From left to right: Fernando, Francisco, Stephanie Mendes, Ives Melville, Javier - part of the sediment team.

Some members of the sediment team (left to right): Fernando Gajardo Rojas, Francisco Valdés Robledo, Stephanie Mendes, Ives Melville, and Javier Sellanes. Click image for larger view and image credit.


We saw whales!

We see whales! Click image for larger view and image credit.

Radioactive Women from Santa Barbara

February 27, 2010

Stephanie Mendes
University of California – Santa Barbara

This is Day 3 on board the research vessel (R/V) Melville, and things are starting to come together. The big science news of the day is we have begun to do tow-yos. This is where we place the conductivity, temperature, depth (CTD) instrument into the water and drag it through the water column as the ship continues to sail towards our destination. The detectors on the CTD are hooked up to computers onboard and we can see when the instrument passes through interesting water masses. Seep sites change the chemistry and condition of the water around it. As we are traveling down the continental margin on the way to the triple junction, we are hoping that we may pick up on areas which could have been influenced by seeps.

I was surprised and excited to hear a Chilean scientist on this cruise was interested in collecting data similar to the data I plan to collect. This opened up an opportunity for us to work together as a team and to share ideas and workload. Since the lab space is limited, Ives Melville, a Chilean scientist, and I were creative with the space we were given. We worked together to set up a nitrogen tank that would accommodate both our needs and worked to manage our lab bench so it would be functional for two people.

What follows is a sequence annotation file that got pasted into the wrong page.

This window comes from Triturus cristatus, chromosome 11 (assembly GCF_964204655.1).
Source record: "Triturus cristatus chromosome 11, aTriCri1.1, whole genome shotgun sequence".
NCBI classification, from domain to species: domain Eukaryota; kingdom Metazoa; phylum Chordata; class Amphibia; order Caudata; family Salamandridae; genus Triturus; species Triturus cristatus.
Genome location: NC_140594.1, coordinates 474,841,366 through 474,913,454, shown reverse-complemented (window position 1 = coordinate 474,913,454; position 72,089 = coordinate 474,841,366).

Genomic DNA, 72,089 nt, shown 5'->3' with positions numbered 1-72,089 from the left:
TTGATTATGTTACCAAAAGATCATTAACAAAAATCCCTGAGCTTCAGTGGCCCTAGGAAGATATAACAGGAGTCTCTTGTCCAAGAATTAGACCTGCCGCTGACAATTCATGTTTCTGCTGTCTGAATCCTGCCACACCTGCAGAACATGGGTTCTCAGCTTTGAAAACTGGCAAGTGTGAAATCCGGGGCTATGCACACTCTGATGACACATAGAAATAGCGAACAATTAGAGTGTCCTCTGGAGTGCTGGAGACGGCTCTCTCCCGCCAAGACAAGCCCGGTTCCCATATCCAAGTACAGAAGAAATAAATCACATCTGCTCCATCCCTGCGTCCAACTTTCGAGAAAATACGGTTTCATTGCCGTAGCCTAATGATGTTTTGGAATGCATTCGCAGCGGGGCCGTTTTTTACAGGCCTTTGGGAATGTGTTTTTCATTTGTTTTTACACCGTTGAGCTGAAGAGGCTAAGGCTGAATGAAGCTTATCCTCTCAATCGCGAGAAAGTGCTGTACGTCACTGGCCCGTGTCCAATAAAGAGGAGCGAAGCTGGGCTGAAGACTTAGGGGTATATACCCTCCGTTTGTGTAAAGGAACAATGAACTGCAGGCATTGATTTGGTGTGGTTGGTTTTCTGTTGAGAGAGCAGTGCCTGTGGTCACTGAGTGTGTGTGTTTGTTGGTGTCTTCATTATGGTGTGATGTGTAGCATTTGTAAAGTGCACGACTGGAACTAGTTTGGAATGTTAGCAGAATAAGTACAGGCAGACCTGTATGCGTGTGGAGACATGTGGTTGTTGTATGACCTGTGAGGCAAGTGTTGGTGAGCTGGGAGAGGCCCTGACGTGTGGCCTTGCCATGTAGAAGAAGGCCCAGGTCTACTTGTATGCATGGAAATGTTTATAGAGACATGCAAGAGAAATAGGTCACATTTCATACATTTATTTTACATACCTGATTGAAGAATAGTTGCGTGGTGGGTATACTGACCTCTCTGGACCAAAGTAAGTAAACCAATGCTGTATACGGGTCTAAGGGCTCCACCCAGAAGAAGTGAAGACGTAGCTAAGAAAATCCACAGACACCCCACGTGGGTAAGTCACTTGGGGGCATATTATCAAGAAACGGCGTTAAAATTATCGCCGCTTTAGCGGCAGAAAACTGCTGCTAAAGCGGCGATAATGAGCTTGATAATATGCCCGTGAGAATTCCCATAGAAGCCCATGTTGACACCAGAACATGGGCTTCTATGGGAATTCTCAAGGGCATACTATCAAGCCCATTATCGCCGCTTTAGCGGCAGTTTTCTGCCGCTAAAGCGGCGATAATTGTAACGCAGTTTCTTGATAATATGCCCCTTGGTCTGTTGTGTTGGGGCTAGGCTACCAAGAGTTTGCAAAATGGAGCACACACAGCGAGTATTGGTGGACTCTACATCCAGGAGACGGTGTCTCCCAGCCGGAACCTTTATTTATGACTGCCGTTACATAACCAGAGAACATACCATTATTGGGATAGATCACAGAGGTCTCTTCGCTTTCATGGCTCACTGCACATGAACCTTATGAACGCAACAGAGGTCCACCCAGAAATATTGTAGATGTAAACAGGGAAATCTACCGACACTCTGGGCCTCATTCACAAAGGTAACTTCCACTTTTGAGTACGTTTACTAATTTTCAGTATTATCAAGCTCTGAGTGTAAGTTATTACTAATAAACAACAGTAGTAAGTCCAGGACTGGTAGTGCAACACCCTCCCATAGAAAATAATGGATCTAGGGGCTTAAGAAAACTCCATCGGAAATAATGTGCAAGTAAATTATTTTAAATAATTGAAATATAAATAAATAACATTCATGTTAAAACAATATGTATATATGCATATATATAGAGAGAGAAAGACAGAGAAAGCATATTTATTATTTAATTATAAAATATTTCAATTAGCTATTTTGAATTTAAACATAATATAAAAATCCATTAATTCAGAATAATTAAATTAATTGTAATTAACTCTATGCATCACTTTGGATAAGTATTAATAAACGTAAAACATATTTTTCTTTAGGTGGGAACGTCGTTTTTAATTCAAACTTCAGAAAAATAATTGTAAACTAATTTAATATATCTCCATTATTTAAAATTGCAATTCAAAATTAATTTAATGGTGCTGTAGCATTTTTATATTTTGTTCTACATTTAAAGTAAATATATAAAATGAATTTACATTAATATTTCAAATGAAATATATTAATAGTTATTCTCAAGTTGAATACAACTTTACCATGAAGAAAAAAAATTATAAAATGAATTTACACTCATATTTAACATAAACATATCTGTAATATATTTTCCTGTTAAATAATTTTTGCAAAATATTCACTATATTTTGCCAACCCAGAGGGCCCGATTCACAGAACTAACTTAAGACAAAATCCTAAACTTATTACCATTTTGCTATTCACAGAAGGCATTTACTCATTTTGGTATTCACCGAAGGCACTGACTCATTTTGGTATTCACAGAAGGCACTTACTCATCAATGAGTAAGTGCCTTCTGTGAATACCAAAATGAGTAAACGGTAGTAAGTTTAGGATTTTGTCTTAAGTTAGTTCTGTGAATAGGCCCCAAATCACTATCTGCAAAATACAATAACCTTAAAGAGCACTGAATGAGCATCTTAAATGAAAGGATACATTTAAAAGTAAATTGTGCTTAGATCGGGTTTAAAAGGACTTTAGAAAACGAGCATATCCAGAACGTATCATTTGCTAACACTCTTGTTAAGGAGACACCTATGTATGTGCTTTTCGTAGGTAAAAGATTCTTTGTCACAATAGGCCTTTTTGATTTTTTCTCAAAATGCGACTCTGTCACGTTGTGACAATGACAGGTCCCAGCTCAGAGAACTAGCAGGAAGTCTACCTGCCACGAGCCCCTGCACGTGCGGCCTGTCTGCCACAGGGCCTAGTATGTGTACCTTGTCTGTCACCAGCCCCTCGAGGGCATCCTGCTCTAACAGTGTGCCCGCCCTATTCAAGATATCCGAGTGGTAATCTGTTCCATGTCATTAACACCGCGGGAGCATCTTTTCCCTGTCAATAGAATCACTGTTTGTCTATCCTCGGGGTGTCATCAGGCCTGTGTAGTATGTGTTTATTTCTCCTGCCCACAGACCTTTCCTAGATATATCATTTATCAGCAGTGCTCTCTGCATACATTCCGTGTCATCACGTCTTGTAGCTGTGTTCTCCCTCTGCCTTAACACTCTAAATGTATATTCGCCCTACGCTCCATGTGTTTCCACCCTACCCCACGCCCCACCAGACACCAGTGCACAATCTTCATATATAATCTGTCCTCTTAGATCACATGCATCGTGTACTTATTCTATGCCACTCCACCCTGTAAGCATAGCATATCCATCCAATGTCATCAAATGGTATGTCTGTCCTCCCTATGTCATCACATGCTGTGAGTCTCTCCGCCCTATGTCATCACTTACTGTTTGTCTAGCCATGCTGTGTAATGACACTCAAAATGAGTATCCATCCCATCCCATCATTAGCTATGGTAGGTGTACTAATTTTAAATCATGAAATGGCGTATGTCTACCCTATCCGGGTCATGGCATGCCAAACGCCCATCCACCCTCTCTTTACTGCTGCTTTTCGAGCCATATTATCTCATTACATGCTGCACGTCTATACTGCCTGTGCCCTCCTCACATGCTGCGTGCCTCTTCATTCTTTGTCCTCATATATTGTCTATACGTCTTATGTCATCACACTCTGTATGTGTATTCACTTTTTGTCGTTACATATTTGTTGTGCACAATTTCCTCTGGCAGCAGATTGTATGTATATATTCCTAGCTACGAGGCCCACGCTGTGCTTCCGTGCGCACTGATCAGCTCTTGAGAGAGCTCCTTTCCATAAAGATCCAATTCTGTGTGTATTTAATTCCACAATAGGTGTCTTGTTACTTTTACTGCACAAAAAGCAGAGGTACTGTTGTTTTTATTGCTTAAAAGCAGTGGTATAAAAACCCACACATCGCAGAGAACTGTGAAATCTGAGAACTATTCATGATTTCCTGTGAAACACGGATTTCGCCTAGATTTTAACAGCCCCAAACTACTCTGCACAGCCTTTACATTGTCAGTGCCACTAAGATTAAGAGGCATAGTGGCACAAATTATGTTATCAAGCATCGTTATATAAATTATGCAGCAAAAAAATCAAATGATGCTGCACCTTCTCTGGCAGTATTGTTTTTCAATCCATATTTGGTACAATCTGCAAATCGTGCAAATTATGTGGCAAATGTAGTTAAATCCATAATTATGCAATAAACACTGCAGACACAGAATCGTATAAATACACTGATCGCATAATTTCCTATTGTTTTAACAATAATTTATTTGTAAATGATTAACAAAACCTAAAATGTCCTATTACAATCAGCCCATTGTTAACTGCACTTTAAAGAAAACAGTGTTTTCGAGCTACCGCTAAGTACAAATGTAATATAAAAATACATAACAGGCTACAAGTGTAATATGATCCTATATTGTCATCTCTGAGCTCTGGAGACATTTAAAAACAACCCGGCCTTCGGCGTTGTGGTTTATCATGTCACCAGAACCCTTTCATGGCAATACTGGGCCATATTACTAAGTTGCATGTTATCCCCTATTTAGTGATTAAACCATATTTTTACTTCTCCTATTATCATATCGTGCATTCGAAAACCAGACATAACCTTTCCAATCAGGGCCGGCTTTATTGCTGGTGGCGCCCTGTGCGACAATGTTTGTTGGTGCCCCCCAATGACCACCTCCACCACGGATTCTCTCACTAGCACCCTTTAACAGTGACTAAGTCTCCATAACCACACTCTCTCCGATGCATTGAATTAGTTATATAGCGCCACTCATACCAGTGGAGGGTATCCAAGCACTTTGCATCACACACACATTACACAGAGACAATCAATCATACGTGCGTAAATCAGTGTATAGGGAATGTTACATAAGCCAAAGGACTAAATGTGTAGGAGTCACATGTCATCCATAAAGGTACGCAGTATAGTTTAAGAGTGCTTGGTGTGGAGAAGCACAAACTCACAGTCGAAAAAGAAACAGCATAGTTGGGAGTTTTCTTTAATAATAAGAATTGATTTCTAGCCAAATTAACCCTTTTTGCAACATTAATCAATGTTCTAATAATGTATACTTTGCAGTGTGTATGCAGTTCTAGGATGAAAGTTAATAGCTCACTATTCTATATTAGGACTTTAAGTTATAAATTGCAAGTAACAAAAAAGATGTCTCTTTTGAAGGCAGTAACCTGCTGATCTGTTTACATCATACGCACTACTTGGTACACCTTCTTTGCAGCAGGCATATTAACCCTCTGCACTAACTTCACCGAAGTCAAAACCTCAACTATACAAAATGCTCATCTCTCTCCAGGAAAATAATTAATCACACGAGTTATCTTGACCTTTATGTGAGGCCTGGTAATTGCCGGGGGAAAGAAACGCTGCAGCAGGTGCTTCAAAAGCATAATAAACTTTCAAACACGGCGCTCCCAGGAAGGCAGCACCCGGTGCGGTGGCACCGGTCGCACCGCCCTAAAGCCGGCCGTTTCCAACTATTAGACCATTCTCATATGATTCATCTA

Stephanie Mendes working in the radioactive isotope van.

Stephanie Mendes working in the radioactive isotope van. Click image for larger view and image credit.


Sharing the work load is not the only advantage for having a partner. Last night, Ives and I stayed up prepping our vials for samples, and it was a nice change to have someone to laugh with as we accomplished our tedious task. My other lab partner is Monica Heintz from University of California – Santa Barbara; and some of our work involves using radioactive tracers. When we work with radioactivity we are confined to a tin box on deck called the "rad van." This ensures that all our radioactive work stays confined to the van and never contaminates anything else.

Life on board is never boring. It seems like I am learning all of life’s essential skills all over again. Taking showers while sailing is an art. I have always taken for granted the ability of using two hands to shampoo my hair. Well, I have come to learn that one hand is always holding on to the wall while the other shampoos. I need to brace myself for the occasional wave.

Learning to live with the constant rocking is only part of the amusement we have on board. Earlier today I was called to go outside to see a pod of whales that were surrounding the ship. It was incredible! I’m amazed at the life we have seen. Ives also found a hurt seagull today and is trying to nurse it until we reach land again. Only time knows the adventures that we will encounter in the weeks to come.